Throughout the UK yesterday restaurant and food delivery workers walked off their jobs to protest low wages, zero hours contracts, and unpredictable work schedules—including those from Brighton’s two JD Wetherspoon restaurants, The Post and Telegraph and The Bright Helm.
Writing in The Guardian, Owen Jones and Katie Southworth describe these strikes as part of a new era of youth trade union activism. Young people have borne the brunt of austerity and rising university fees, and make up a large portion of workers in the food and hospitality sector. Young people contend with ‘flexible’ zero hours contracts, precarious and poorly-paid work, as well as a lower minimum wage for under-25s. Their reinvigoration of the trade union movement demands recognition of their lived realities: that behind their employers’ booming corporate profits are workers struggling to meet basic needs on low wages and erratic hours.
One of the key features of this labour movement is its focus on the living wage, which is really about a right to a (good) life. At a rally in support of the workers in Brighton yesterday, speakers from Bakers, Food and Allied Workers Union (BFAWU), Unite, the Labour Party and Green Party linked the struggle of the city’s restaurant workers with that of the Fight for $15 movement in the US—which has had remarkable success since 2012 in pushing for minimum wage increases, particularly in New York and California.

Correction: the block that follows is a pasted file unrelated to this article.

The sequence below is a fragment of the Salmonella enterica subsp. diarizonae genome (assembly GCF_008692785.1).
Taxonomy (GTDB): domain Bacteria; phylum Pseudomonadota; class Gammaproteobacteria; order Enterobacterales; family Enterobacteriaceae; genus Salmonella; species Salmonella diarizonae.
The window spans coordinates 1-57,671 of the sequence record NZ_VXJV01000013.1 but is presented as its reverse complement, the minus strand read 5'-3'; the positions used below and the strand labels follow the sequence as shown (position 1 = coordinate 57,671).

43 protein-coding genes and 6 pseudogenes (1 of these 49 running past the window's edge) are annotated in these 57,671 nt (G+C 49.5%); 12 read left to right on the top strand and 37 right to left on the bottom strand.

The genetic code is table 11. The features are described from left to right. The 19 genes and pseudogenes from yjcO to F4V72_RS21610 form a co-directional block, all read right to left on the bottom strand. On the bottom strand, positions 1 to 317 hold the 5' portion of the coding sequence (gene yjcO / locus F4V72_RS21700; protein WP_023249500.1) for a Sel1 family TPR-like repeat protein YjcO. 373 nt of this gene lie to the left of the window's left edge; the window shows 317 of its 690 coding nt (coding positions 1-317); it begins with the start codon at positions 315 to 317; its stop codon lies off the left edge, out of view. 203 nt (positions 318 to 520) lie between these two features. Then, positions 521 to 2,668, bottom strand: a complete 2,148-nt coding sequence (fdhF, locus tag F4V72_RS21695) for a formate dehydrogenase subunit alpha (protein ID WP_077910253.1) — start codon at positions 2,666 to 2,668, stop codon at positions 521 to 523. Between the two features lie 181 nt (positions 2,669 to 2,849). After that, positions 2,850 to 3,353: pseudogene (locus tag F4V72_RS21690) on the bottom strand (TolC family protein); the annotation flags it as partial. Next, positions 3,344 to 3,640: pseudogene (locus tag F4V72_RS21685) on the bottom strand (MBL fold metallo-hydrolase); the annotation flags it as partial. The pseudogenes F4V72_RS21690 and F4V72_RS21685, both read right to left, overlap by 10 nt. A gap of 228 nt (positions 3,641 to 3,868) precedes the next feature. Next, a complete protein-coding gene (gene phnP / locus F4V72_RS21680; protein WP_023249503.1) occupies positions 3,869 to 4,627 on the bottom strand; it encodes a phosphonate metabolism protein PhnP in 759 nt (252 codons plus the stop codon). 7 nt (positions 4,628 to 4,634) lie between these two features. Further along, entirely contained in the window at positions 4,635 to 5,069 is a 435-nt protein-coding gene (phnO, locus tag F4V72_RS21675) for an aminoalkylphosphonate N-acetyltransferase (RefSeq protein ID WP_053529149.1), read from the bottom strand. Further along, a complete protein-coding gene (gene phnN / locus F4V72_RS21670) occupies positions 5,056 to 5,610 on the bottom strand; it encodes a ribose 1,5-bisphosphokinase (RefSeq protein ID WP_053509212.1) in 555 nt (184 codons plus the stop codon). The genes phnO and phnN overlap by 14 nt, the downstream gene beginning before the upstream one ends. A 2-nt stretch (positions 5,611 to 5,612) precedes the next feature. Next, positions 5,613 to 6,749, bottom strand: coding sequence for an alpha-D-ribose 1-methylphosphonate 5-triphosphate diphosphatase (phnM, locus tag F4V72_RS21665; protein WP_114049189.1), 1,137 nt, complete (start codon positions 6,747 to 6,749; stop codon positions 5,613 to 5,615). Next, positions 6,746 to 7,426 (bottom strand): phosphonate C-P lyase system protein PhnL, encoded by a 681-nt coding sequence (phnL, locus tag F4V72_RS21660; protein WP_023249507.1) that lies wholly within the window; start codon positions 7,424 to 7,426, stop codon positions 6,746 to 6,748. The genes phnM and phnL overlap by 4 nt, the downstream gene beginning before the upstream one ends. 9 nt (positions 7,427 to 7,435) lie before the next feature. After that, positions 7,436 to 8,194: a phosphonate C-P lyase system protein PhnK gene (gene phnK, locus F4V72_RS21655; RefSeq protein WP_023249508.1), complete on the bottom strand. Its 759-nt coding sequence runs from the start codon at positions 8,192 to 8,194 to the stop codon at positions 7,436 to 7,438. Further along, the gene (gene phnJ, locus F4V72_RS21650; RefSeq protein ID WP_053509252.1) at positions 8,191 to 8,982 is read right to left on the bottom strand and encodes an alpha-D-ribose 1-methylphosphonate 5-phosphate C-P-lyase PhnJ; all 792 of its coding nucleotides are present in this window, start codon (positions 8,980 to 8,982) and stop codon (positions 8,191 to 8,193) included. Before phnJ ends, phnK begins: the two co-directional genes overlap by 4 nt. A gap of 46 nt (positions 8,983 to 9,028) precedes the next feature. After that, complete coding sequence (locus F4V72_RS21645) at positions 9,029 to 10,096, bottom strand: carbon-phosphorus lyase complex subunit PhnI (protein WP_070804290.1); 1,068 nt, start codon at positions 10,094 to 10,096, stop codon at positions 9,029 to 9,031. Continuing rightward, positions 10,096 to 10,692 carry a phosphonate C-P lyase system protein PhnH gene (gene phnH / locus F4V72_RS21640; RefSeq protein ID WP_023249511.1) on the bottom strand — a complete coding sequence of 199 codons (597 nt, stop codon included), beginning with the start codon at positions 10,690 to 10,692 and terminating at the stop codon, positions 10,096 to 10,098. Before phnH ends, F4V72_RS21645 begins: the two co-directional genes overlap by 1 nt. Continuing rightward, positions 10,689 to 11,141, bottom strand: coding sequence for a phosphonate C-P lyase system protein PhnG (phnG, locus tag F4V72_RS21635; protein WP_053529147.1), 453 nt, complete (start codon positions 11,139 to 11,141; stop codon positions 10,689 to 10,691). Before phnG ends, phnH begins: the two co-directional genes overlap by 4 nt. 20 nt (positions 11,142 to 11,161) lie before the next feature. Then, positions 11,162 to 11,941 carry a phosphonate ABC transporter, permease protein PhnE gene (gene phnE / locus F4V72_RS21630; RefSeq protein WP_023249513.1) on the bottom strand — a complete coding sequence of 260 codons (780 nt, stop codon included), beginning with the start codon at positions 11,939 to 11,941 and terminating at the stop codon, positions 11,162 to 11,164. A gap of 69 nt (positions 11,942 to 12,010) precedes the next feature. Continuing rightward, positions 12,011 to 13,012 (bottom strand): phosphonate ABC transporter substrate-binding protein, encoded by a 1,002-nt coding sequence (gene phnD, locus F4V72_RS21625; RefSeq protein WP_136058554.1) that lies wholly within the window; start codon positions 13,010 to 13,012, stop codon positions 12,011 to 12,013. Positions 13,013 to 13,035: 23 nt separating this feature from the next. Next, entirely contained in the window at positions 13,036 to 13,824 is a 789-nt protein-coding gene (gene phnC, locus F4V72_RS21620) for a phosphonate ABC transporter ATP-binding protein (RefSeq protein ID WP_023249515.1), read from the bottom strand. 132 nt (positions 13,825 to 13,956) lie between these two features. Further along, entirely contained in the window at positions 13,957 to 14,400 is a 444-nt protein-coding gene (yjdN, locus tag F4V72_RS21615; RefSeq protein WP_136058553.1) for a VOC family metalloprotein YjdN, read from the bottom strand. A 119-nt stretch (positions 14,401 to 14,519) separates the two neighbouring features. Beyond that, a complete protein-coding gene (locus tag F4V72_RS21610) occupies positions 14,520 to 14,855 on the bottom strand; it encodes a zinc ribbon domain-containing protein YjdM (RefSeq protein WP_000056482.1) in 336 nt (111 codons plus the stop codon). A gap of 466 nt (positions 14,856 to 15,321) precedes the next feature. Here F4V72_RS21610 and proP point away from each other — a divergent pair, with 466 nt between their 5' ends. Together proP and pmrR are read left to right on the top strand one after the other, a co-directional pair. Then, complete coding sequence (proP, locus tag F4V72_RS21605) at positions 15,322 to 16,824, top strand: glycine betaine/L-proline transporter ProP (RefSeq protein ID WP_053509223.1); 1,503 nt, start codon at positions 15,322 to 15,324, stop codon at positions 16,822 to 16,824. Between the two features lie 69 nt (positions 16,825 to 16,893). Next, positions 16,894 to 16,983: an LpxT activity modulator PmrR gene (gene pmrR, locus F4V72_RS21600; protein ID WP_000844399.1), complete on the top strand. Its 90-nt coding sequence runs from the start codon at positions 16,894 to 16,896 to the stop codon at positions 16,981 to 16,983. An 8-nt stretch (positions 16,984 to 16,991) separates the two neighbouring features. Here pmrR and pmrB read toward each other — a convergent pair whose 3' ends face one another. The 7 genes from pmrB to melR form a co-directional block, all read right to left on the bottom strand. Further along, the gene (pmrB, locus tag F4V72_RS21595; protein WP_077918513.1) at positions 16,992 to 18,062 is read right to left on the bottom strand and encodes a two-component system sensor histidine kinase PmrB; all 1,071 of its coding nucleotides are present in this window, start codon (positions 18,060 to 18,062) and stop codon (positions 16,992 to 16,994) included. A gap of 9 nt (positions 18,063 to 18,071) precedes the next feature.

‘Overworked, underpaid, we demand a living wage!’
Chant on the picket line outside The Bright Helm, October 4, 2018
A call for the living wage makes a claim to more than bare life; it lays claim to a richer life where labour is sufficiently rewarded to enable access to education, secure housing, healthy food, and the possibility of forward planning. In calling for a ‘living wage,’ workers push against both a capitalist logic of maximum extraction of the value of their labours, and against the logic of ‘expulsion’ that simultaneously denies them the social benefits enjoyed by previous generations.
A wide variety of unions showed solidarity with the striking workers at a rally and on the picket lines in Brighton yesterday, including the University and College Union (UCU), whose strikes to protect academic pensions last spring were well-supported by students: the same group of people who do bar, cafe, and restaurant work. Raising wages for younger workers; protecting pensions for retirement—these aims can link workers across generations to lend each other support and solidarity.
Rebecca Prentice is a Senior Lecturer in Anthropology at the University of Sussex where she also convenes MA courses in Anthropology. Her co-edited book (with Geert De Neve), Unmaking the Global Sweatshop, was published in 2017.